Benefit La interminable Génova

Su ley no es igual para tod*s nosotr*s

BiiG Soliparty Koepi KELLER; Koepenicker Strasse 137, Berlin

→ 27 Diciembre 2013

20.00 Veggie n Vegan Comedor popular

21.00 ‘Black Block’ Doc. by C.Bachschimdt (eng sub.76″)

22.30 Knuckle up Cabaret – Knuckle up all stars

23.30 Lotterie (Paintings, Screenprints, Pa

tches..)

00.00 IndusTrial – Hc – Acid-Tekno- SganSgan-Electro Sets:
Nekrobot
Tks Tks
JA-K.O.
Franca

Chill out – Hip hop :

Charlie chacha

Soundsystem Monotonsystem

Sus leyes

HOPE_by_zerocalcareLos días 20 – 21-22 de Julio del 2001 fuímos unas 300.00 personas a manisfestarnos en contra del G8 de Genova, el cual tomaba decisiones económicas, sociales, ambientales y políticas que estamos pagando tod*s ahora. Han pasado12 años desde julio del 2001 y 10 años de proceso judiciario, el tiempo de las condenas es de 91años de arresto para 10 manifestantes.

El 13 de noviembre, en Génova, finalizaba el juicio contra los 10 manifestantes por el G8 del 2001 que, después de la sentencia definitiva de la Corte Suprema Italiana del 13 julio 2013, habían sido condenados por delitos de devastación y saqueo.

“He visto morir a Carlo Giuliani, por esto pagaré. He tirado piedras, por esto pagaré” Continue reading

30-1-2013 Nomads Africa @ Zielona Gora

Nomads
Internationalism and grassroots cooperation
20.00 Uhr: Vokü (vegane Solipizza)
21.00 Uhr: Nomads Africa präsentiert “Cinéma Ambulant Projet” (Travelling Cinema Project)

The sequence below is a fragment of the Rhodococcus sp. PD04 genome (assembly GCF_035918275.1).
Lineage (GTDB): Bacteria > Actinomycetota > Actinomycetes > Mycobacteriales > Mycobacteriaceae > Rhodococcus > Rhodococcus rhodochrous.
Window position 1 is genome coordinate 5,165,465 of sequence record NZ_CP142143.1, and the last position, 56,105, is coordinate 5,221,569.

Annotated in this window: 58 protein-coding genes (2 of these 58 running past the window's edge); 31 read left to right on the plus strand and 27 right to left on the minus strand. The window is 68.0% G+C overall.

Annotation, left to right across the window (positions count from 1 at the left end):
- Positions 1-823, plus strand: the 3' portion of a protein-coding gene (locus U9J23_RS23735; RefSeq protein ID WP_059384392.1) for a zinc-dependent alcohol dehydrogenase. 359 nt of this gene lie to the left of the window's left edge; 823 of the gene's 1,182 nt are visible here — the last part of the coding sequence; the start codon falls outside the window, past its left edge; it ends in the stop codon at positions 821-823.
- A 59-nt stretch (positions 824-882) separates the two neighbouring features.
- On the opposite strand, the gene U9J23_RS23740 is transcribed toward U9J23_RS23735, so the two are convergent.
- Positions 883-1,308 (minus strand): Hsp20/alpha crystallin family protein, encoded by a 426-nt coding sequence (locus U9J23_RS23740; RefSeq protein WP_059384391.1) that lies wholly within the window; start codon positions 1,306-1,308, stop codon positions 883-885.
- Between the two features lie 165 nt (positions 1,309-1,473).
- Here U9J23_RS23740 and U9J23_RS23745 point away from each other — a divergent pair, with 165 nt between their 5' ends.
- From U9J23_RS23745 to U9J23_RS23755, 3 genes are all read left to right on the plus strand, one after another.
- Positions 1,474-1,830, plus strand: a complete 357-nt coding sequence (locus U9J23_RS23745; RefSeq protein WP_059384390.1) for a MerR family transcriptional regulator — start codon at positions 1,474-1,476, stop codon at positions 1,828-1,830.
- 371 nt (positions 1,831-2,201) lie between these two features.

21.30 Uhr Doku: “Donka, Radioscope d’un hopital africaine” (Guinea 1997, Thierry Michel, 59 Min., frz. m. engl. UT) – Donka Hospital in Conakry, Guinea – the largest public hospital in the country – is similar to many African hospitals. Built in 1959 just before independence, it was designed based on a European model, with little consideration for the realities of Africa. The most important hospital in the country, its plight typifies the crisis affecting the entire African health sector. Over the years the hospital has accumulated substantial debt that neither the Guinean state nor international agencies will pay. Compelled to develop its financial autonomy, the hospital enforces a pay-as-you-go policy. This financial strategy is rigorously applied, but at a high human cost. In this hospital of last resort, families strive to save a child or parent, but without money, there are no drugs and little chance for survival. Revenues rise, but access to treatment diminishes.As we follow the floor-to-floor progress of patients, their families, doctors and nurses, portraits alternate to form a living chronicle where tragedy meets hope.